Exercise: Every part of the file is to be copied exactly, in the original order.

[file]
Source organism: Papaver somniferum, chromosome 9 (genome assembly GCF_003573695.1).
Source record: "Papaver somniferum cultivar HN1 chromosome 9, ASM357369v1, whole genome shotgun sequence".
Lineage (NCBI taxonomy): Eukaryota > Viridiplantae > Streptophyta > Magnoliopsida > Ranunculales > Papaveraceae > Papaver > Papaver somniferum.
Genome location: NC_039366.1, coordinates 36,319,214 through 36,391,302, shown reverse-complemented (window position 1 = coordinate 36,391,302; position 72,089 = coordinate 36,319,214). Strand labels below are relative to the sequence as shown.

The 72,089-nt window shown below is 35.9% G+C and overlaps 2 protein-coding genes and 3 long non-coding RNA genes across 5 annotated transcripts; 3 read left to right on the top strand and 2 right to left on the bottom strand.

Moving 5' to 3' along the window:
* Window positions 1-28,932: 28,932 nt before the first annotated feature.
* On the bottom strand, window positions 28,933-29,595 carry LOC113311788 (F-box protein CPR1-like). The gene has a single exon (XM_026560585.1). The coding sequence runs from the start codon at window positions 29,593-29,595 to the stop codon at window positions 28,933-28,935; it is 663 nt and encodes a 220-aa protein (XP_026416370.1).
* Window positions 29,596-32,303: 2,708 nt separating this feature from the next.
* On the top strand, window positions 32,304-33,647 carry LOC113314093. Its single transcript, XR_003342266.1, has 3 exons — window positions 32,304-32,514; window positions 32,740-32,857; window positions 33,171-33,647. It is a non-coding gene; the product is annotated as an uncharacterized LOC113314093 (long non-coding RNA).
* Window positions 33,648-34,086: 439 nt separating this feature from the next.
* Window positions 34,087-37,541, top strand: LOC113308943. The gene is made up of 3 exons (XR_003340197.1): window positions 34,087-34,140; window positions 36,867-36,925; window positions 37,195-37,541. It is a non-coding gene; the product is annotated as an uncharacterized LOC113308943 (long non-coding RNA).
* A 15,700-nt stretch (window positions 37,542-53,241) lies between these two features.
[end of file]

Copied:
Source organism: Papaver somniferum, chromosome 9 (genome assembly GCF_003573695.1).
Source record: "Papaver somniferum cultivar HN1 chromosome 9, ASM357369v1, whole genome shotgun sequence".
Lineage (NCBI taxonomy): Eukaryota > Viridiplantae > Streptophyta > Magnoliopsida > Ranunculales > Papaveraceae > Papaver > Papaver somniferum.
Genome location: NC_039366.1, coordinates 36,319,214 through 36,391,302, shown reverse-complemented (window position 1 = coordinate 36,391,302; position 72,089 = coordinate 36,319,214). Strand labels below are relative to the sequence as shown.

The 72,089-nt window shown below is 35.9% G+C and overlaps 2 protein-coding genes and 3 long non-coding RNA genes across 5 annotated transcripts; 3 read left to right on the top strand and 2 right to left on the bottom strand.

Moving 5' to 3' along the window:
* Window positions 1-28,932: 28,932 nt before the first annotated feature.
* On the bottom strand, window positions 28,933-29,595 carry LOC113311788 (F-box protein CPR1-like). The gene has a single exon (XM_026560585.1). The coding sequence runs from the start codon at window positions 29,593-29,595 to the stop codon at window positions 28,933-28,935; it is 663 nt and encodes a 220-aa protein (XP_026416370.1).
* Window positions 29,596-32,303: 2,708 nt separating this feature from the next.
* On the top strand, window positions 32,304-33,647 carry LOC113314093. Its single transcript, XR_003342266.1, has 3 exons — window positions 32,304-32,514; window positions 32,740-32,857; window positions 33,171-33,647. It is a non-coding gene; the product is annotated as an uncharacterized LOC113314093 (long non-coding RNA).
* Window positions 33,648-34,086: 439 nt separating this feature from the next.
* Window positions 34,087-37,541, top strand: LOC113308943. The gene is made up of 3 exons (XR_003340197.1): window positions 34,087-34,140; window positions 36,867-36,925; window positions 37,195-37,541. It is a non-coding gene; the product is annotated as an uncharacterized LOC113308943 (long non-coding RNA).
* A 15,700-nt stretch (window positions 37,542-53,241) lies between these two features.